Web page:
|This poster hangs in my living room. |
Caro Diario is a film by Italian director Nanni Moretti.
|This hangs in my dining room.|
I attended this event with my
husband (then boyfriend).
home is not like the homes of these women. It is colder, neater, more angled, less soft. It is too functional to be a mirror of my self. It is a place where I live, but perhaps it is not yet my home. What an interesting realization, and a sad one. I have lived in my home for five years, but I have not poured myself into it. Or perhaps what has poured out of me has not gone into that space, but into others. Like my libraries. I see myself in my libraries more than anywhere else.
Well, that's for another time. I am again veering off course. Back to my central research question it is! (A researcher must be disciplined.)
- What has been added to my life since becoming a mother (besides the obvious)? Does each addition result in the subtraction of something, or is it possible to add without taking away?
Here are some things that have been added (and whether they are essentially positive or negative in terms of my emotional life):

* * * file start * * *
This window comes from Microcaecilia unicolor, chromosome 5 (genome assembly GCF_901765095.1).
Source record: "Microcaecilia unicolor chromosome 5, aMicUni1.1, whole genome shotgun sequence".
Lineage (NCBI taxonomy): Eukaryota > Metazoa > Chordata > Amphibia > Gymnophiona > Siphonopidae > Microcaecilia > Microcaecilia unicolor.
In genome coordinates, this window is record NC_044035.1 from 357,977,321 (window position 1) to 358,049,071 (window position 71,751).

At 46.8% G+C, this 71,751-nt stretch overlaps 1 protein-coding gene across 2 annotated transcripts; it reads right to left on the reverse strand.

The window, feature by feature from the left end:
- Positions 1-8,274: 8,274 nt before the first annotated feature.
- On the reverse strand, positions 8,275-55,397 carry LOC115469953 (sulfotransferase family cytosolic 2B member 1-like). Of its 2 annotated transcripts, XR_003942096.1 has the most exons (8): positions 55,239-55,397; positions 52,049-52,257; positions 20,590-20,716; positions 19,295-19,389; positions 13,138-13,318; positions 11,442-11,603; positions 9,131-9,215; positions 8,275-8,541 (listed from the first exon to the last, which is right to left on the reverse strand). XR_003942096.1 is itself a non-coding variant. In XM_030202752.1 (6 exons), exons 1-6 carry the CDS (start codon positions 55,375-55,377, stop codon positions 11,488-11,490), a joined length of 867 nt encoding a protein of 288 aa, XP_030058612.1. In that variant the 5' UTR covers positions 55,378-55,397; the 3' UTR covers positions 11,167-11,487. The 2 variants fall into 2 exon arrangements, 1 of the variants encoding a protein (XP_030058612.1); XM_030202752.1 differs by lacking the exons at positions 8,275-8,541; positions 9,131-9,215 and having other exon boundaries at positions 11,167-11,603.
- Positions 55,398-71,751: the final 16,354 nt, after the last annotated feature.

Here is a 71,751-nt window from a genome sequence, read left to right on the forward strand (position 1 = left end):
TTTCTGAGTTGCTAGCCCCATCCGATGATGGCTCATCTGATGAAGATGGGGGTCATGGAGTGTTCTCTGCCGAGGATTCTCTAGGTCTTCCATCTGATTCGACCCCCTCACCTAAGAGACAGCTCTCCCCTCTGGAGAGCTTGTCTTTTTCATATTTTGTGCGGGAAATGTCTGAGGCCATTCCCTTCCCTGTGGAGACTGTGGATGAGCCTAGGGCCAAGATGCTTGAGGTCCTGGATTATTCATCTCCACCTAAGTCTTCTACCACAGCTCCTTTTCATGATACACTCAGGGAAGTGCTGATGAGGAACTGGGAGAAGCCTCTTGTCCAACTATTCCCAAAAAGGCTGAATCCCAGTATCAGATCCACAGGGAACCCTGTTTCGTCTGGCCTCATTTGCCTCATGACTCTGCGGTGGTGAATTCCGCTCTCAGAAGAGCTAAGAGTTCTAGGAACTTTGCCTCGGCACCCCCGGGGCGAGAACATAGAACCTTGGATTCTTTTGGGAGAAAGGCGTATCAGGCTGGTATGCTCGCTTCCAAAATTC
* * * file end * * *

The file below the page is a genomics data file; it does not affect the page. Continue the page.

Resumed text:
worry over the health and safety of another person -
the solidarity of other mothers +
the company of children +
restrictions on how my time is spent -
What do those additions replace, if anything?
worry over the health and safety of another person replaces worry over my own health
the solidarity of other mothers - this is pure addition
the company of children replaces the company of adults without kids
restrictions on how my time is spent replaces freedom of movement and choice regarding time
That doesn't add up to anything great, does it? One pure addition, and three others that result in losses that are true losses. So what to do? What do other people do? Perhaps that is where I should focus next: researching the existing body of knowledge on this topic. The topic being how parents of young children remain connected to their childless friends, find free time, and maintain physical and emotional health.
Where can I find this type of information? parenting books (ugh, I hate them!), parenting blogs (better, but still a bit smug), parenting magazines (nothing but ads).... actual parents? There's an idea. I could conduct my own research, right? Some original data collection. Of course. So, next up, what to ask. Stay tuned.